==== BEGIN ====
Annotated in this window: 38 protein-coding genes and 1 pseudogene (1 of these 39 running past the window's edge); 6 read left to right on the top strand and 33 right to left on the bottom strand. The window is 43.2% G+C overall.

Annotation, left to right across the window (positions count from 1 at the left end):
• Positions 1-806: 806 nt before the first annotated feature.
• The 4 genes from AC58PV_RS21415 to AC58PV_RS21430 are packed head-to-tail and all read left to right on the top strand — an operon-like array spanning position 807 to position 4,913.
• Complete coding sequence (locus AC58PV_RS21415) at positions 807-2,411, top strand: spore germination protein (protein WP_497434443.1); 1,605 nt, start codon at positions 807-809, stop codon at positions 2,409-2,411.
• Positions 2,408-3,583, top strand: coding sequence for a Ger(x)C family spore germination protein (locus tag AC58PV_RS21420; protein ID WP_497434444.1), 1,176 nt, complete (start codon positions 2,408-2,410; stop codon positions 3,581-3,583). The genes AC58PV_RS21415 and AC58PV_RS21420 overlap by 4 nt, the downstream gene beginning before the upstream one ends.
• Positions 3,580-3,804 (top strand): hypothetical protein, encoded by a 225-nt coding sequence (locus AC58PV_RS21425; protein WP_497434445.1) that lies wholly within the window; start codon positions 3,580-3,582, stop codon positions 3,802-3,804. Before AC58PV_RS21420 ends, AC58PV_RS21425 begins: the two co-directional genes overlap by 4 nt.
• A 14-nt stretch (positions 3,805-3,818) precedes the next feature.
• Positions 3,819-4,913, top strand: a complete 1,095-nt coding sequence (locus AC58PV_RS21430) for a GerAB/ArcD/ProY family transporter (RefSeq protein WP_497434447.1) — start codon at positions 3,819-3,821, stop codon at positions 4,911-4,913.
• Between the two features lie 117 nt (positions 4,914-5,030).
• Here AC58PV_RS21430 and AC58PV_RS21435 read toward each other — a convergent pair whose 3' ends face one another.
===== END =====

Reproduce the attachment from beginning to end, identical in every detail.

Annotated in this window: 38 protein-coding genes and 1 pseudogene (1 of these 39 running past the window's edge); 6 read left to right on the top strand and 33 right to left on the bottom strand. The window is 43.2% G+C overall.

Annotation, left to right across the window (positions count from 1 at the left end):
• Positions 1-806: 806 nt before the first annotated feature.
• The 4 genes from AC58PV_RS21415 to AC58PV_RS21430 are packed head-to-tail and all read left to right on the top strand — an operon-like array spanning position 807 to position 4,913.
• Complete coding sequence (locus AC58PV_RS21415) at positions 807-2,411, top strand: spore germination protein (protein WP_497434443.1); 1,605 nt, start codon at positions 807-809, stop codon at positions 2,409-2,411.
• Positions 2,408-3,583, top strand: coding sequence for a Ger(x)C family spore germination protein (locus tag AC58PV_RS21420; protein ID WP_497434444.1), 1,176 nt, complete (start codon positions 2,408-2,410; stop codon positions 3,581-3,583). The genes AC58PV_RS21415 and AC58PV_RS21420 overlap by 4 nt, the downstream gene beginning before the upstream one ends.
• Positions 3,580-3,804 (top strand): hypothetical protein, encoded by a 225-nt coding sequence (locus AC58PV_RS21425; protein WP_497434445.1) that lies wholly within the window; start codon positions 3,580-3,582, stop codon positions 3,802-3,804. Before AC58PV_RS21420 ends, AC58PV_RS21425 begins: the two co-directional genes overlap by 4 nt.
• A 14-nt stretch (positions 3,805-3,818) precedes the next feature.
• Positions 3,819-4,913, top strand: a complete 1,095-nt coding sequence (locus AC58PV_RS21430) for a GerAB/ArcD/ProY family transporter (RefSeq protein WP_497434447.1) — start codon at positions 3,819-3,821, stop codon at positions 4,911-4,913.
• Between the two features lie 117 nt (positions 4,914-5,030).
• Here AC58PV_RS21430 and AC58PV_RS21435 read toward each other — a convergent pair whose 3' ends face one another.